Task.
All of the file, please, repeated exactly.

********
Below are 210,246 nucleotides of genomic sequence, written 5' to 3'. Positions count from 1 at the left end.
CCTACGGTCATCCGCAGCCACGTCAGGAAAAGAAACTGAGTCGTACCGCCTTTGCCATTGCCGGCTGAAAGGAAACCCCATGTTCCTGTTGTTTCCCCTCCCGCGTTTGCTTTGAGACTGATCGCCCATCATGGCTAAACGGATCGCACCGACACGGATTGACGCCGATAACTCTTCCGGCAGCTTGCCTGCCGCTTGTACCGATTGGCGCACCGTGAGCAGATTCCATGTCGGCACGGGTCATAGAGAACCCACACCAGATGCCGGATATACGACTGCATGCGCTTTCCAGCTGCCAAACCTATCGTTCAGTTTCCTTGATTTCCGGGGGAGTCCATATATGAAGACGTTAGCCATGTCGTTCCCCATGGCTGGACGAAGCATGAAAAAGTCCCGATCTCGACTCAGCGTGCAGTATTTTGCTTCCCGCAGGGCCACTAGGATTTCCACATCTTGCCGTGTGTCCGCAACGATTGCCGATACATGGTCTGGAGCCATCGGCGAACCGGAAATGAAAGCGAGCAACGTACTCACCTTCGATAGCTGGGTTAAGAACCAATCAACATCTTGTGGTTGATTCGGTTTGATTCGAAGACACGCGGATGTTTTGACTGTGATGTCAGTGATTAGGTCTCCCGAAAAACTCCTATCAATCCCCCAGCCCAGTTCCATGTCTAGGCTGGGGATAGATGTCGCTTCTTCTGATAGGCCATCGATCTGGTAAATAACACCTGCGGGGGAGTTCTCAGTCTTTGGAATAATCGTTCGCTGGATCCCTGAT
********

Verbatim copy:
Below are 210,246 nucleotides of genomic sequence, written 5' to 3'. Positions count from 1 at the left end.
CCTACGGTCATCCGCAGCCACGTCAGGAAAAGAAACTGAGTCGTACCGCCTTTGCCATTGCCGGCTGAAAGGAAACCCCATGTTCCTGTTGTTTCCCCTCCCGCGTTTGCTTTGAGACTGATCGCCCATCATGGCTAAACGGATCGCACCGACACGGATTGACGCCGATAACTCTTCCGGCAGCTTGCCTGCCGCTTGTACCGATTGGCGCACCGTGAGCAGATTCCATGTCGGCACGGGTCATAGAGAACCCACACCAGATGCCGGATATACGACTGCATGCGCTTTCCAGCTGCCAAACCTATCGTTCAGTTTCCTTGATTTCCGGGGGAGTCCATATATGAAGACGTTAGCCATGTCGTTCCCCATGGCTGGACGAAGCATGAAAAAGTCCCGATCTCGACTCAGCGTGCAGTATTTTGCTTCCCGCAGGGCCACTAGGATTTCCACATCTTGCCGTGTGTCCGCAACGATTGCCGATACATGGTCTGGAGCCATCGGCGAACCGGAAATGAAAGCGAGCAACGTACTCACCTTCGATAGCTGGGTTAAGAACCAATCAACATCTTGTGGTTGATTCGGTTTGATTCGAAGACACGCGGATGTTTTGACTGTGATGTCAGTGATTAGGTCTCCCGAAAAACTCCTATCAATCCCCCAGCCCAGTTCCATGTCTAGGCTGGGGATAGATGTCGCTTCTTCTGATAGGCCATCGATCTGGTAAATAACACCTGCGGGGGAGTTCTCAGTCTTTGGAATAATCGTTCGCTGGATCCCTGAT